Eat small meals, but eat more often

Weight loss and malnutrition are serious threats to patients battling cancer, who can find that their tumours or treatment sap their appetite, cause nausea and other side effects and block absorption the nutrients they do force down.

Weight loss and malnutrition are serious threats to patients battling cancer, who can find that their tumours or treatment sap their appetite, cause nausea and other side effects and block absorption the nutrients they do force down. Here are some tips from cancer specialists and dietitians to help:

• Try to eat five or six small meals throughout the day rather than three large ones.

• Cancer patients tend to need more protein than healthy people. Peanut butter crackers, yogurt and fruit, a hard-boiled egg and piece of toast are good mini-meals.

• Drink between meals, not with them, to avoid filling up on liquid.

• Don’t try your comfort food if you’re vomiting. It may create an aversion.

• Foods high in fat or fibre make nausea last longer.

• White, bland foods tend to help with nausea, such as Cream of Wheat, mashed potatoes, cottage cheese.

• Odours often worsen nausea, and foods served at room temperature rather than warm tend to have milder odours.

• Fresh ginger about 30 minutes before eating also can take the edge off nausea, but not ginger flavouring common in many sodas. A study published last week found ginger capsules work, too.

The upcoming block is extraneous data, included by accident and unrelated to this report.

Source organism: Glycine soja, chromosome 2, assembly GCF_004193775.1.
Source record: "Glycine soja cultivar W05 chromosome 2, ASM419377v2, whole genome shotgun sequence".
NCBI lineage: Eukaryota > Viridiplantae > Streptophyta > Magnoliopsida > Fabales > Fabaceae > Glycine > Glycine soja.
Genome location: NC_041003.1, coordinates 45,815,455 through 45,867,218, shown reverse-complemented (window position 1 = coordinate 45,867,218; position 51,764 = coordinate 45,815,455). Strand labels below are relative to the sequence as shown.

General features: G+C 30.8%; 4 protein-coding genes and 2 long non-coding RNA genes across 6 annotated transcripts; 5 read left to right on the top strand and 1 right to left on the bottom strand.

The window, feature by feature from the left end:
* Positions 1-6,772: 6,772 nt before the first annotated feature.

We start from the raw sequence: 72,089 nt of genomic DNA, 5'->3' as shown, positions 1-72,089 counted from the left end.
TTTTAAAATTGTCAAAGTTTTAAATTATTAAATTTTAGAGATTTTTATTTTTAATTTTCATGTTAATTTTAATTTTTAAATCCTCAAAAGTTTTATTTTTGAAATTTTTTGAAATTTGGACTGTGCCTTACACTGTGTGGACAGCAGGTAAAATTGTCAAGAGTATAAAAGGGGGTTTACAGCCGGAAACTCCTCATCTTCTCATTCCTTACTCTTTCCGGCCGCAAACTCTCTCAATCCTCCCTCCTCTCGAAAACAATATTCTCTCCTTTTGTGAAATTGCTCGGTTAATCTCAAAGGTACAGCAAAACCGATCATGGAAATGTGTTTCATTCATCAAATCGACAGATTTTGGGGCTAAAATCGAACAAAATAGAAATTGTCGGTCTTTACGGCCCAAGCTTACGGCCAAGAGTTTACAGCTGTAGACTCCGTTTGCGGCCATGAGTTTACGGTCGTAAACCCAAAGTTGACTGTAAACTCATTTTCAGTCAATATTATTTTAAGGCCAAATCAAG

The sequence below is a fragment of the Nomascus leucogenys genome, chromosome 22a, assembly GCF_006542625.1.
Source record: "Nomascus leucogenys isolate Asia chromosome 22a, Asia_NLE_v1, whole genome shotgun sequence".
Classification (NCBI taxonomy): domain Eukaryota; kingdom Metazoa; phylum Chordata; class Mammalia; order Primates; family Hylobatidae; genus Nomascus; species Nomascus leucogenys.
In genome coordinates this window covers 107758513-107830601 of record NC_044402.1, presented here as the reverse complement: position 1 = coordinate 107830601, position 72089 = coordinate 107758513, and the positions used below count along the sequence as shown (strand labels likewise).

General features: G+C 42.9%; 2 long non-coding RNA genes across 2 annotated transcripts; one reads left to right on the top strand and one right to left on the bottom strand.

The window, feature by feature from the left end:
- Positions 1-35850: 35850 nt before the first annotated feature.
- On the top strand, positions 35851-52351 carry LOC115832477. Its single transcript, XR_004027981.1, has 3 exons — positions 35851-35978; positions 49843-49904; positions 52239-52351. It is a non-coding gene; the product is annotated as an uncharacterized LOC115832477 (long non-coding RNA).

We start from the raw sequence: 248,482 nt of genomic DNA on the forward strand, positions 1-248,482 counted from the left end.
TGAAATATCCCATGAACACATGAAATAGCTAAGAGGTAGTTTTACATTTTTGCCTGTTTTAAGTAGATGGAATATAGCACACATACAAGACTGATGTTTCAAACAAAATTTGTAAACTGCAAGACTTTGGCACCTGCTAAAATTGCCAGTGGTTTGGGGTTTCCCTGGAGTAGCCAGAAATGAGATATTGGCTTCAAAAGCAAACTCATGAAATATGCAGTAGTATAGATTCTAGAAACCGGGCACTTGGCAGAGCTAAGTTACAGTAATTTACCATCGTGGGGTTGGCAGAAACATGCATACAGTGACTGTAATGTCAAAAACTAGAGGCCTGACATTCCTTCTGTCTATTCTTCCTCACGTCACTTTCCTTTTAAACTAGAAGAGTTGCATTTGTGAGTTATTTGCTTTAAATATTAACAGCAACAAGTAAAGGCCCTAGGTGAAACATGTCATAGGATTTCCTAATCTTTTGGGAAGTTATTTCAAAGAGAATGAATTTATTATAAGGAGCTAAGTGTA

• Certain cancer medications, particularly painkillers, cause constipation, so keep up the fibre whenever the nausea passes.

• Take special care to stay hydrated when diarrhea strikes. Bananas, rice, applesauce and toast are good options.

• Many patients find foods that once tasted good now taste metallic. Citrus sometimes counters that; try sucking lemon drops, or drinking lemonade with meals, or using citrus-based marinades. Other patients may have a treatment-caused, and correctable, zinc deficiency.

• Tell your doctor about any over-the-counter dietary supplements. Some, such as St. John’s wort, can cause dangerous interactions with numerous anticancer medications. Even high amounts of acidic vitamin C can worsen stomach problems.

• Staying hydrated and eating foods moistened with sauces and gravies helps dry mouth; doctors also can prescribe an artificial saliva.

• High-protein, high-calorie milkshakes and canned supplements like Ensure help sneak in extra nutrients and are especially helpful for patients with mouth sores. Make your own with whole milk and a few tablespoons of dry milk or protein powder.

• Ask for a consultation with a dietitian who specializes in cancer before you start losing weight. Specially designated cancer centres often have dietitians on staff.

• Look for recipes targeted to cancer patients. The American Cancer Society posts some at http://www.cancer.org,

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